The Late Late Show with James Corden, review: Slick operation combines British wit with American polish

·4 min read
The Late Late Show with James Corden from London airing Monday, June 27, 2022, with guests Billie Eilish and David Harbour - Terence Patrick
The Late Late Show with James Corden from London airing Monday, June 27, 2022, with guests Billie Eilish and David Harbour - Terence Patrick

What exactly is Britain’s beef with James Corden? He’s one of our most successful showbiz exports, hosting an Emmy-winning chat show, earning plaudits on Broadway and starring in blockbuster films. He’s created beloved TV franchises such as Carpool Karaoke over there and Gavin & Stacey over here. Yet for some reason in his native UK, Corden is “divisive”, to put it politely.

The Late Late Show with James Corden (Sky Comedy) provided a chance to consider the reasons up close. Corden was presenting a special run of episodes from his motherland – an annual tradition that has been kiboshed by Covid since 2019 – for the last time. He steps down from the CBS fixture in April 2023 after an eight-year stint. The boy from Hillingdon is heading home, whether you like it or not.

Broadcast from Freemasons’ Hall in Central London for four nights, Corden oversaw the usual mix of musical turns, comic skits and A-list couch-sitters. However, it was a pair of young popstrels who thoroughly stole the show.

The week’s headline signing was actually the US President, with the “Take a Break” segment taking Corden to the White House as temporary assistant to Joe Biden. The clip was billed to air tonight but got bumped to a later episode, just to keep viewers coming back.

Also missing was Corden’s headline-grabbing opening monologue from the US transmission. It eschewed topical gags in favour of an impassioned three-minute speech in front of the Houses of Parliament, condemning the Supreme Court’s vote to overturn Roe vs Wade. Righteously angry fare, so why cut it from the UK edition? Women’s rights are universal, after all. Besides, it can’t be often that 84-year-old Kirkcaldy politician David Steele gets a namecheck on primetime entertainment programmes.

James Corden, Billie Eilish and David Harbour - CBS
James Corden, Billie Eilish and David Harbour - CBS

Happily, this episode was still sufficiently starry. Fresh from becoming Glastonbury’s youngest ever headliner, 20-year-old Billie Eilish joined for the “Spill Your Guts or Fill Your Guts” slot – renamed “Spill The Tea” for one week only. I half-expected Paddington and the Queen to turn up.

Eilish let Corden read her social media DMs, which were endearingly wholesome, but drew the line at naming the worst celebrity she’d ever met and duly dry-heaved as she ate a Festering Fishfinger Sandwich. By contrast, Corden chose to chow down and reach for the sick bucket, rather than read aloud his last three texts from Harry Styles or admit how much money CBS had offered to extend his contract. It was a cute featurette and Eilish came out of it particularly well.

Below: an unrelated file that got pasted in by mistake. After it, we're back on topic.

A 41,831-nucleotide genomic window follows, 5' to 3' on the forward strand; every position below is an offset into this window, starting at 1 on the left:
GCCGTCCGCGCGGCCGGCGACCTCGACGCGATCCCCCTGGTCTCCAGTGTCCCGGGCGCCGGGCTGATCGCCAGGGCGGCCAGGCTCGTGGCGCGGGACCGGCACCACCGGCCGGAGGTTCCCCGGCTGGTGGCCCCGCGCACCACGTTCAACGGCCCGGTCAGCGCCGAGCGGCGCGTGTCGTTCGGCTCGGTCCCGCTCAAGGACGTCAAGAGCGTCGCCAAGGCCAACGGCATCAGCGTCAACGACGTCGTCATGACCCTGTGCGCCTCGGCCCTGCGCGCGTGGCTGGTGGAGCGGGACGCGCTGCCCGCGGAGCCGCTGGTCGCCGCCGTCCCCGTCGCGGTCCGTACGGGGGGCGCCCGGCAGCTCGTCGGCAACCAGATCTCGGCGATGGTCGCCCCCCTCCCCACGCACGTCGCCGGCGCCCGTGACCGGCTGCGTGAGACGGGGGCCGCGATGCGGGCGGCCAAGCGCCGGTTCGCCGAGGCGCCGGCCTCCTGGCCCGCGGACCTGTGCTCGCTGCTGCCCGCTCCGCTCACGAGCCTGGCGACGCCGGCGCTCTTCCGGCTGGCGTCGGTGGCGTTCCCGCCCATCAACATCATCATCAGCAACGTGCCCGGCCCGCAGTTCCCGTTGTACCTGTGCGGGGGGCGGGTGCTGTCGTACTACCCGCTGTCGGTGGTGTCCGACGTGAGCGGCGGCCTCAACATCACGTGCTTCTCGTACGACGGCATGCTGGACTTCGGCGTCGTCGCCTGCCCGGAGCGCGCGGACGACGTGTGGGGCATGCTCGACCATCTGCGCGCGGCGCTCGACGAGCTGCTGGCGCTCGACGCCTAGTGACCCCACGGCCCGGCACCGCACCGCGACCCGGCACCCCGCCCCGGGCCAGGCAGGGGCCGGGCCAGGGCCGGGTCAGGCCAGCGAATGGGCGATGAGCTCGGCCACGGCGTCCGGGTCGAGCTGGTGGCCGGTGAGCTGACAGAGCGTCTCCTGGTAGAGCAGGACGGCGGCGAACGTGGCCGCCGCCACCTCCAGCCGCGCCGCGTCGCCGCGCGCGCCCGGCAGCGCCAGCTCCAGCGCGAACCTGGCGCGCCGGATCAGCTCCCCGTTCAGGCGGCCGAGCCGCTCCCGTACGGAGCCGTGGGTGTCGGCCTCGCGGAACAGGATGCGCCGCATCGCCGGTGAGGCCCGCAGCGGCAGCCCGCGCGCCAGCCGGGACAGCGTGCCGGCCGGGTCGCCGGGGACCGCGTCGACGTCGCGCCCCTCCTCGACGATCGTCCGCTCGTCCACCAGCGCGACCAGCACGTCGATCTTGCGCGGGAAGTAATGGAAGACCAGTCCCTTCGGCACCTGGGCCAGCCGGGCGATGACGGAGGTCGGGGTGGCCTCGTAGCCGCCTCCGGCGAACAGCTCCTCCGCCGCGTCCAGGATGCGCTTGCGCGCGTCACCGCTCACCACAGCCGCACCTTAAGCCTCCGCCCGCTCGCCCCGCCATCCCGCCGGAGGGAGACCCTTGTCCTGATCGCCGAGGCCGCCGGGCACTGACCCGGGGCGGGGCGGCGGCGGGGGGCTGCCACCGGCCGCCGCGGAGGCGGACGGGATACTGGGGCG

Billie Eilish and James Corden - CBS
Billie Eilish and James Corden - CBS

Grammy-winning diva Lizzo clink-clunked her seatbelt for a Carpool Karaoke session, reminding us why the front seat singalong became such a viral phenomenon. As she and Corden belted out a medley of her hits – and one of her idol Beyoncé’s – Lizzo worked the camera like a pro. She chair-danced, played flute, prised her thong from somewhere painful and poked fun at her own tendency to flash the flesh. The charismatic Houston hip-hop queen and the refreshingly down-to-earth Eilish made for a winning duo.

Actor David Harbour also dropped by. Handily, he’s currently starring in a West End play less than a mile away. He discussed meeting his wife Lily Allen on a dating app, did an impression of Skeletor from He-Man and teased the “insane” conclusion to Stranger Things’ latest season, which premieres on Netflix this Friday. Nice enough but he had to settle for third billing behind the girls.

The sound was slightly echoey but that’s one pitfall of transporting a production of this size across the Atlantic and into an art deco temple. Corden’s accent wandered back and forth across the Pond, which is another occupational hazard. Constant cutting to US commercial breaks gave proceedings a stop-start feel. Musical maestro Reggie Watts’ band were dressed in Sergeant Pepper suits. To American eyes, Liverpool and London are clearly interchangeable.

This was a slick operation, combining eccentric British wit with big-budget American polish. So why does Corden remain more appreciated in America than here at home? Is he too multi-talented, too well-connected and too pleased with himself about it all? Is there a sense that he should know his place, which is probably playing the big-boned sidekick in British comedies, rather than having the temerity to take Tinseltown by storm? Is he over-exposed and over-eager to be liked? Is it sizeism, snobbery or a backlash against success?

As well as some bloke called Biden, his guests over the next three nights include singers Ed Sheeran and Sam Smith, and actors John Boyega, Minnie Driver, Tess Thompson, Vin Diesel and Jamie Dornan. It’s a line-up that would make home-grown chat show hosts weep with envy. Perhaps that’s why James Corden gets so criticised: out of jealousy. Either that or the fact that his middle name is Kimberley.

The Late Late Show with James Corden airs at 10pm nightly until Friday on Sky Comedy and streaming service NOW.